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Density of states of photons

  1. May 8, 2012 #1
    1. The problem statement, all variables and given/known data

    density of states of photon gas is proportional to .....

    (a)E^1/2 (b)E (c)E^3/2 (d)E^2

    2. Relevant equations

    i know the relation for density of states of electrons which is proportional to E^1/2. So far i was thinking that electrons and photons shares the same relation for density of states. i found so in some websites too, where they mention about both electrons and photons during derivation procedure. but answer to the above question is E^2.

    my question is, in what way does these two,i.e. density of states of photons and electrons, differs? does the relation for density of states equation for electrons holds good for any another particle? can someone provide me with a link for the derivation of density of states for photons?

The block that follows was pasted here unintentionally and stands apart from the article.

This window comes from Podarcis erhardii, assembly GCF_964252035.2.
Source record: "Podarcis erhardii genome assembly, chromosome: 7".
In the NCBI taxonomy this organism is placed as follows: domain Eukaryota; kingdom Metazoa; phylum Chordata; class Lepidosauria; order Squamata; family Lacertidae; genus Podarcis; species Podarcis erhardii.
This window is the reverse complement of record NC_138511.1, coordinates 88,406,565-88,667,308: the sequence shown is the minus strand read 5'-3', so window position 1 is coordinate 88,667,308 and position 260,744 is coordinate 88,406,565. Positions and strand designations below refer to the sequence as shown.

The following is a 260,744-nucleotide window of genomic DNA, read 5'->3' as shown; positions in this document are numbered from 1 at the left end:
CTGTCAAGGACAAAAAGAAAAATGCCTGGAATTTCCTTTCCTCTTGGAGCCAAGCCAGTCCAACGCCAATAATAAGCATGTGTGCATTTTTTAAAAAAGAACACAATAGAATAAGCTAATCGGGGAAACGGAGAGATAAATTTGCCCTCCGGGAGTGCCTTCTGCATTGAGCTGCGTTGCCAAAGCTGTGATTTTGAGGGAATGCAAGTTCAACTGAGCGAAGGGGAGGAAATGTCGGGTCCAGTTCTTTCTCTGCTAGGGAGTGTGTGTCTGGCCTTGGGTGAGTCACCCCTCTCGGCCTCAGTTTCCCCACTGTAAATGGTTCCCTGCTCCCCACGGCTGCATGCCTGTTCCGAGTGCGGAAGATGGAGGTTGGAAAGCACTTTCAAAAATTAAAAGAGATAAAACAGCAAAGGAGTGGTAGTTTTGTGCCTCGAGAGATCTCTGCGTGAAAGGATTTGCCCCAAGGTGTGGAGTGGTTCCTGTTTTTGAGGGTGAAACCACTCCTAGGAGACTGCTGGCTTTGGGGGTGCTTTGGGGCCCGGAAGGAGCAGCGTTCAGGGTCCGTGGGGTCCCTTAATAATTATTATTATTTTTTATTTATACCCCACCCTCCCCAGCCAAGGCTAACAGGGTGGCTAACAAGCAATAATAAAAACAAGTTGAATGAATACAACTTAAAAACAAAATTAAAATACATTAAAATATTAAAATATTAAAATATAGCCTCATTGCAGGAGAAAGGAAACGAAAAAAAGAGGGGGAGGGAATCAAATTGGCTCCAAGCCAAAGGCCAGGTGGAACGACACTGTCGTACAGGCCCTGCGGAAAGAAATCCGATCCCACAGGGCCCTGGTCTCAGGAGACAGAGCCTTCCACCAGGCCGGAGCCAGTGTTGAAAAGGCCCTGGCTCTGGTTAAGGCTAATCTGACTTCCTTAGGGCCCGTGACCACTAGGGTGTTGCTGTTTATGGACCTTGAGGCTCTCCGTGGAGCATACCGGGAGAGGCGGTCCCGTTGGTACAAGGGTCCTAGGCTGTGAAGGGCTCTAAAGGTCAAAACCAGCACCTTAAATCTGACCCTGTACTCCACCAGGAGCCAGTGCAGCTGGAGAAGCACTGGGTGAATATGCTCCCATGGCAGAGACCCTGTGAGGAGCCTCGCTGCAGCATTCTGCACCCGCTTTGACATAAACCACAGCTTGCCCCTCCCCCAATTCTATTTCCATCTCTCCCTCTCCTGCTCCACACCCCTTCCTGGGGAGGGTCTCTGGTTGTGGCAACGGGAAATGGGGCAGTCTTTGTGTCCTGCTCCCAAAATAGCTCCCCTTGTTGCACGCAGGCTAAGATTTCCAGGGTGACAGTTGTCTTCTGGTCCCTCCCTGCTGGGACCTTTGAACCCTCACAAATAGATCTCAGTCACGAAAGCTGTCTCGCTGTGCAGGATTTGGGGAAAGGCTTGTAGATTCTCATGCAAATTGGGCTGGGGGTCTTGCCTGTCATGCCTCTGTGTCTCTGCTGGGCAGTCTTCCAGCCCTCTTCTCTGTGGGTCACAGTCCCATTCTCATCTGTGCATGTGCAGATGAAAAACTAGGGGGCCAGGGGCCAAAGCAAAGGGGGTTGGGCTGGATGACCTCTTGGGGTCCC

3. The attempt at a solution
     
  2. jcsd
  3. May 8, 2012 #2
    The difference comes from the Hamiltonian. For nonrelativistic particles, [itex] H = \frac{p^2}{2m} [/itex] while for photons, [itex] H = c |p| [/itex].

    The density of states is usually defined as
    [tex] \omega(E) = \sum_{n_i} \delta(E-H(n_i)) [/tex]

    For the nonrelativistic case, you get
    [tex] \omega(E)_{nr} \sim \int_0^\infty dp p^2 \delta(E-\frac{p^2}{2m}) [/tex]
    and substituting [itex]x = p^2/(2m) [/itex],
    [tex] \omega(E)_{nr} \sim \int_0^\infty dx \sqrt{2m^3 x} \delta(E-x) = \sqrt{2m^3 E}, [/tex]
    where I'm missing all prefactors (do it more carefully yourself!)

    For relativistic case, just replace Hamiltonians: the integral is even easier to do in this case.
     
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